## What is a Turing machine used for?

A Turing machine is an abstract computational model that performs computations by reading and writing to an infinite tape. Turing machines provide a powerful computational model for solving problems in computer science and testing the limits of computation — are there problems that we simply cannot solve?

### Is there a real Turing machine?

Turing’s machine is not a real machine. It’s a mathematical model, a concept, just like state machines, automata or combinational logic. It exists purely in the abstract. (Although “real” implementations of the Turing machine do exist, like in this foundational computer science paper.)

#### Why was Turing machine invented?

1.1, Turing machines were originally intended to formalize the notion of computability in order to tackle a fundamental problem of mathematics.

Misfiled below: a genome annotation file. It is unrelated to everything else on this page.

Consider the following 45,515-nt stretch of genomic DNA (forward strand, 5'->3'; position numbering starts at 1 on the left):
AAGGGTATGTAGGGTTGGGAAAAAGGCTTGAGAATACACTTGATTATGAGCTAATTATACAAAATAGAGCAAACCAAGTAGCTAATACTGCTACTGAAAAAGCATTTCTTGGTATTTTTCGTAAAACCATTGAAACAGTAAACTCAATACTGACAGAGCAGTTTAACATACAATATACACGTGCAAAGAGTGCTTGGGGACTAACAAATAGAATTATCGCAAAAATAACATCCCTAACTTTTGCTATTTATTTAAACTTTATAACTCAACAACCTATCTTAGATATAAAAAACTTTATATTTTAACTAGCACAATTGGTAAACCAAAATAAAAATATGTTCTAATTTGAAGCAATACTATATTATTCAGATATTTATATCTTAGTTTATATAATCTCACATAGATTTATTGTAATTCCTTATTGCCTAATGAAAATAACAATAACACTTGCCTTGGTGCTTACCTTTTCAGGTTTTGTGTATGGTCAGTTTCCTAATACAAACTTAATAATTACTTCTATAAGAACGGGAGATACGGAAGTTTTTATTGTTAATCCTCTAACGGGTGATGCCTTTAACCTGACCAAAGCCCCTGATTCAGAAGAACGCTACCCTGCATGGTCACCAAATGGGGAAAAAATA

**Is a Turing machine efficient?**

Turing machines can be efficiently simulated by the General Purpose Analog Computer. The Church-Turing thesis states that any sufficiently powerful computational model which captures the notion of algorithm is computationally equivalent to the Turing machine.

**Can a quantum computer simulate a Turing machine?**

Yes, a quantum computer could be simulated by a Turing machine, though this shouldn’t be taken to imply that real-world quantum computers couldn’t enjoy quantum advantage, i.e. a significant implementation advantage over real-world classical computers.

## Are quantum computers more powerful than Turing machines?

It is known that Turing machines are not so efficient, though they polynomially simulate classical computers. Quantum computers are believed to be exponentially more efficient than Turing machines. In this sense, you can beat Turing machines (if you could only build a scalable quantum computer).

### Which one is more powerful than Turing machine?

#### Is a quantum computer more powerful than a Turing machine?

**Is quantum computing Turing complete?**

The quantum computing gate model is not Turing complete. (Rea- son: quantum gates compute only total functions, functions defined everywhere.)